Warm-up With Your Partner?

You go on the doubles court and flip a racquet to make the serving/receiving choice BEFORE you start your warm-up; then you and your partner go to the proper side and warm-up against your opponents.  But SHOULD you?

Warm-up WITH Your Own Partner

Regular reader Winder Bill writes,

I watched online the UVA vs UNC men’s NCAA tennis championships finals and noted that the doubles teams did not warm up with their opponents; but with each other.  After each team warmed up, the 3 doubles matches started without any hitting with the opposing teams.

“How would that translate into our senior doubles tournaments?  First, the typical 5 or 10 minute warm up would happen with your partner across the net and you are next to one of your opponents.  Switching from straight ahead hitting to crosscourt and then when to start serving warmup would need good communication and cooperation.

“What are the rules – can you insist on hitting with your partner or do the opponents have to agree?  Same rules for USTA as ITF?

My Thoughts

With your own partner, you can have a much more “cooperative warm-up”, getting just the shots you each want to work on.  But you would miss the “intelligence gathering” that can come during the first hit with unknown opponents.

Another plus, you could all warm-up your serves on the side that you will be actually serving from during the match.

What do you think?  Anyone know the rules?

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6 thoughts on “Warm-up With Your Partner?

  1. USTA Code of Conduct
    Warm-up is not practice. A player should provide the opponent a warm-up of five to ten
    minutes. If a player declines to warm up the opponent, the player forfeits the right to a warm-
    up, and the opponent may warm up with another person. Some players confuse warm-up and
    practice. Each player should try to hit shots directly to the opponent. (If partners want to warm
    each other up while their opponents are warming up, they may do so.)

    Mark, great! I play vs a guy who CRUSHES the ball during warm-up. no fun. thanks, george

  2. Actually like idea of warming up with partner for a better warm up. Often don’t feel like I get a good warm up if courts all taken and have to go right on court.

    Howie, and what is worse is rushing to get onto the court. see you soon. george

  3. I have seen this occasionally done before. Come to think of it, I think I have seen it at other NCAA matches but also a few times at USTA tournament/ league matches. I know of no rule against it. I think you have captured all of the pros and cons already on your post.

    Marty, a succinct Sunday comment! thanks, george

  4. Intelligence gathering is much more important unless you know your opponents games very well. Of course you have to be very good at gathering the intelligence or it’s meaningless.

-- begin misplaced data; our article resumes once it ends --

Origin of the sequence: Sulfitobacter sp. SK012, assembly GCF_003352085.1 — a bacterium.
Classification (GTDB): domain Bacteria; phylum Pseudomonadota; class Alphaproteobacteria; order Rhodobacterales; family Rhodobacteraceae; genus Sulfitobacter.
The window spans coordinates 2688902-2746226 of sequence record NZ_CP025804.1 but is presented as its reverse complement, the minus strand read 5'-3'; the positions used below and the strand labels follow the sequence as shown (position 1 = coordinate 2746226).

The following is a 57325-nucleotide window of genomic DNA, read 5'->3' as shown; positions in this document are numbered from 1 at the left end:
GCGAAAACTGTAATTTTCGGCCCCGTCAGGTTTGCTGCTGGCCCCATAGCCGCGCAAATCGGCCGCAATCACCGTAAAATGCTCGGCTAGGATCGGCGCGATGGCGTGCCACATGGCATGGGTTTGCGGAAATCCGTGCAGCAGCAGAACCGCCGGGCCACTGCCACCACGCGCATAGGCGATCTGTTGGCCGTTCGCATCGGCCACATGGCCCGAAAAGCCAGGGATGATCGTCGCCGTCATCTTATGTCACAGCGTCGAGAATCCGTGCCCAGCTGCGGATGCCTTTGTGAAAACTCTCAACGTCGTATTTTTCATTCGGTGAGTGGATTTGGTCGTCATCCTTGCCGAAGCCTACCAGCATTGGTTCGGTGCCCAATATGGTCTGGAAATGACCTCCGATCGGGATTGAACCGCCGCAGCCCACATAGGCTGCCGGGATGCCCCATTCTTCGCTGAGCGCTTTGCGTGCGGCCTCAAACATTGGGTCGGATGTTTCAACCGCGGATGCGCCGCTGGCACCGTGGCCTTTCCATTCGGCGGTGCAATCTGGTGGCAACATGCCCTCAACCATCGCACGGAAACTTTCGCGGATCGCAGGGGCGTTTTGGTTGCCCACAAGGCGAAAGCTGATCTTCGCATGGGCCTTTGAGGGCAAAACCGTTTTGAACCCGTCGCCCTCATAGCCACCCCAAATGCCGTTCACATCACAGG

Fred, yes, the question is… how much do you focus on your own warm-up vs watching your new opponent. thanks, george

  5. George,

    Although I am primarly, first and foremost, preferably and quite committedly a singles player I, too, am about the “intelligence gathering” which can be provided during warm up. When I was coaching the local high school girls tennis team I pointed out that warm up the time when some very basic things can be learned: Which is stronger/weaker, forehand or backhand — groundstrokes and/or volleys. I would advise them to hit a half-dozen or so in a row to their opponent’s forehand, then a similar number to his/her backhand and make a determination on which to focus on early in the match. I love it when my opponent asks for some lobs for overhead practice. I hit three or four in a row to his forehand side; then a couple over his backhand side just to confirm that he, like most of us, cannot put the ball away with a backhand smash. I have found it a great advantage to determine that my opponent’s backhand is stronger or more consistent than his forehand (albeit a minority situation) well before the first set is half over and the score in his favor. To me, warm up takes place sometime during the first three games of the first set. So call it warm up, if you please; but I prefer calling it “try to learn something that may help you win time.” Warm up is what walls are for and most clubs have one. So warm up there, then do some intelligence gathering while your opponents are “warming up.” Just me, the eternal iconoclast here.

    Bernie, another intelligence gathering trick i learned… hit the ball down the middle to your opponent and see which side he chooses to hit, which should tell you which he prefers. thanks, george

  6. Warming up prior to a match with teammates and starting right off in the match is the direction D 1 Men’s college tennis has gone. Seems to work well

    Coach, thanks, george

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